I’ve been meaning to write about a TV commercial for a while, but I keep forgetting to do it.

Perhaps I need the very product being advertised in the commercial, because what gained my attention was the clever tagline following the brand name: Prevagen. The Name to Remember.

Given the goods being sold, it struck me as a clever play on words, literally descriptive, but figuratively not, so the double meaning allows it to be registered without acquired distinctiveness:

Prevagen (apoaequorin) is clinically shown to help with mild memory problems associated with Aging.

I’ve never tried it, but since I’ve seen this ad more than a few times, I’m left wondering if I’m within their target market? So, I know I’m AARP eligible, but I can’t recall if I’m really a member.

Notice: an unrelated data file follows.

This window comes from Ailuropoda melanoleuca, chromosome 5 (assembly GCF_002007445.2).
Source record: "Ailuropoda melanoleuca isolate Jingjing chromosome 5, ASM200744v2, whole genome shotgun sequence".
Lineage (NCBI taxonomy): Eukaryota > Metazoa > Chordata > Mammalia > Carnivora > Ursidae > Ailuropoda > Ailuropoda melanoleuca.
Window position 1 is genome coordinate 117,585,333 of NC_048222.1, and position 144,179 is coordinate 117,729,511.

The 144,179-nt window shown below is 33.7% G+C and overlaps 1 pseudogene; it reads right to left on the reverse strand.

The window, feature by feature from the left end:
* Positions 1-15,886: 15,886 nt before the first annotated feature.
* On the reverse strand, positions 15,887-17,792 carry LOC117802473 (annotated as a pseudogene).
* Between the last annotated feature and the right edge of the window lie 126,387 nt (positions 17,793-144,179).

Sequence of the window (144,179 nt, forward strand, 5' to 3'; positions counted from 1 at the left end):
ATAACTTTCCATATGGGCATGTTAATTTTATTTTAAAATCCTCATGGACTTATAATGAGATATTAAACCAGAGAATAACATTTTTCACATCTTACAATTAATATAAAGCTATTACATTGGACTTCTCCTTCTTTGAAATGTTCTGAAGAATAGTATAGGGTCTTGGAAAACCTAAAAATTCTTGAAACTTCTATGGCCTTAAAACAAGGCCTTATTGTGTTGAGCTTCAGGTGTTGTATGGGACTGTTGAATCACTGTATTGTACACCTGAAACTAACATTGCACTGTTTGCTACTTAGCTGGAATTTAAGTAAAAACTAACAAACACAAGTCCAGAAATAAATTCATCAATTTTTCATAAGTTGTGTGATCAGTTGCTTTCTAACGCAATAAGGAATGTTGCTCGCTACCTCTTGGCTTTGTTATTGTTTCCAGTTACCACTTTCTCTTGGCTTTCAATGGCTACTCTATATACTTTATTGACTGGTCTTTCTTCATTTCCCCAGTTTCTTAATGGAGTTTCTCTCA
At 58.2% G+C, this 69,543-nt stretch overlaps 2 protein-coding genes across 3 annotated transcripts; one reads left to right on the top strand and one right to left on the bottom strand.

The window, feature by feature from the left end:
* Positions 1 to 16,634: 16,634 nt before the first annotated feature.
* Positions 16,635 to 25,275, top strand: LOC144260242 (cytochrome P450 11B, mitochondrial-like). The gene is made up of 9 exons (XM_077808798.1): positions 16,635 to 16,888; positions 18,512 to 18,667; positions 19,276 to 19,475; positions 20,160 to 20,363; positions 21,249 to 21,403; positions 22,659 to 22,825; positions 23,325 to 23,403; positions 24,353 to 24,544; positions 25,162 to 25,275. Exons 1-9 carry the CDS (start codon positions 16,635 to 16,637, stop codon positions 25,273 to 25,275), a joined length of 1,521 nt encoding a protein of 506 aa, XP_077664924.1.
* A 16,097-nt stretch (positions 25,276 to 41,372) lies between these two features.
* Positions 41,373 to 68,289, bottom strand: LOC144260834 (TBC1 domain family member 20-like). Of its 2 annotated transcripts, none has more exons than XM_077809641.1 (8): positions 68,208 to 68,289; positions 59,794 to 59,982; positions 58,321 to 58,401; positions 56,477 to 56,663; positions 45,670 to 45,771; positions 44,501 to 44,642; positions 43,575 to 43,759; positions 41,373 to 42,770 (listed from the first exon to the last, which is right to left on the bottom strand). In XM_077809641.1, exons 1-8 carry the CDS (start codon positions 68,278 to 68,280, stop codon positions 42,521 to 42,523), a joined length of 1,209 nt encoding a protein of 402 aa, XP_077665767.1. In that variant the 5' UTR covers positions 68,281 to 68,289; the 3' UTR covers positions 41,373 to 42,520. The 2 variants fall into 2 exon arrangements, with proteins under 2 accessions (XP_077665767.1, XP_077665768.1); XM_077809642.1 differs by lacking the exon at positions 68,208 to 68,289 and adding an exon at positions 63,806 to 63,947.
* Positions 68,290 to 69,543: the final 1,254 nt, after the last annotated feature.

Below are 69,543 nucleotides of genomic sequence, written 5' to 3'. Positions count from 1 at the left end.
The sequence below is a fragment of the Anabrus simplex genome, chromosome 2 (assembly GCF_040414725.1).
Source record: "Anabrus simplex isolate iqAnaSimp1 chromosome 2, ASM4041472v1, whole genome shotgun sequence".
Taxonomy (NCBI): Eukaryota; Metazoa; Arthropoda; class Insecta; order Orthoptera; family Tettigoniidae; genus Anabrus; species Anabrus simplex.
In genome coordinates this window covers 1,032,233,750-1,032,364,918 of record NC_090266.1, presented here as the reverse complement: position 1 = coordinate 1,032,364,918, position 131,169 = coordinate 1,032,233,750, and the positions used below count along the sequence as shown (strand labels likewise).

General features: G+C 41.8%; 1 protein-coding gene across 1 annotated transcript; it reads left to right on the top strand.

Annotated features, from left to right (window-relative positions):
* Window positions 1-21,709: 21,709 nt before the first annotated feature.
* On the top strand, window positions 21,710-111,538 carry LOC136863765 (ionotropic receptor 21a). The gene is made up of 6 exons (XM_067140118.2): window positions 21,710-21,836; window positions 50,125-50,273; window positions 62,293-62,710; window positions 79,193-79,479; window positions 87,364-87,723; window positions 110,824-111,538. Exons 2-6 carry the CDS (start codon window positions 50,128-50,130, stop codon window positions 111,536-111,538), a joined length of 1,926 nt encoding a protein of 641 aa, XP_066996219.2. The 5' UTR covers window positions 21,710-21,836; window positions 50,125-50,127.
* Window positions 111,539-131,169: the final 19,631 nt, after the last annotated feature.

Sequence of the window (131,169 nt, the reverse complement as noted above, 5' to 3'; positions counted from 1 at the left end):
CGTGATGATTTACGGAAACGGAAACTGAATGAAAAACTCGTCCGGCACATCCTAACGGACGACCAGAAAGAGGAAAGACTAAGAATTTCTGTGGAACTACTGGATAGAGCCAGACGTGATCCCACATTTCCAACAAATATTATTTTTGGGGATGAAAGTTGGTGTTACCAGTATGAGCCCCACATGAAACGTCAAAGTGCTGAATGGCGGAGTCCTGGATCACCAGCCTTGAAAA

Yet, I’m left wondering why the Prevagen folks haven’t sought separate registration for the tagline, standing alone, apart from the Prevagen brand name, as their specimen of use shows.

I don’t know, maybe they forgot?

Aaron Keller of Capsule noted, in another context, that “memory decay is abhorrent” for brands.

Anyway, going through this exercise has reminded me that we need to submit evidence of our continued use of this clever tagline — that I think I designed myself — for our legal services:

If You Want to Protect Your Name Remember this One®

And, when I search for the word “memory” on Ron Coleman’s Likelihood of Confusion® blog, this gem keeps coming up, perhaps the repetition exists for those with “mild memory problems.”

You might be wishing I’d be done by now, hoping I’ve disremembered what’s next, but I’m really feeling it currently, and our friend James Mahoney, has provided me with a hot tip that Tom Rush, American Folk Icon, will be performing at the Dakota Jazz Club in Minneapolis later this week.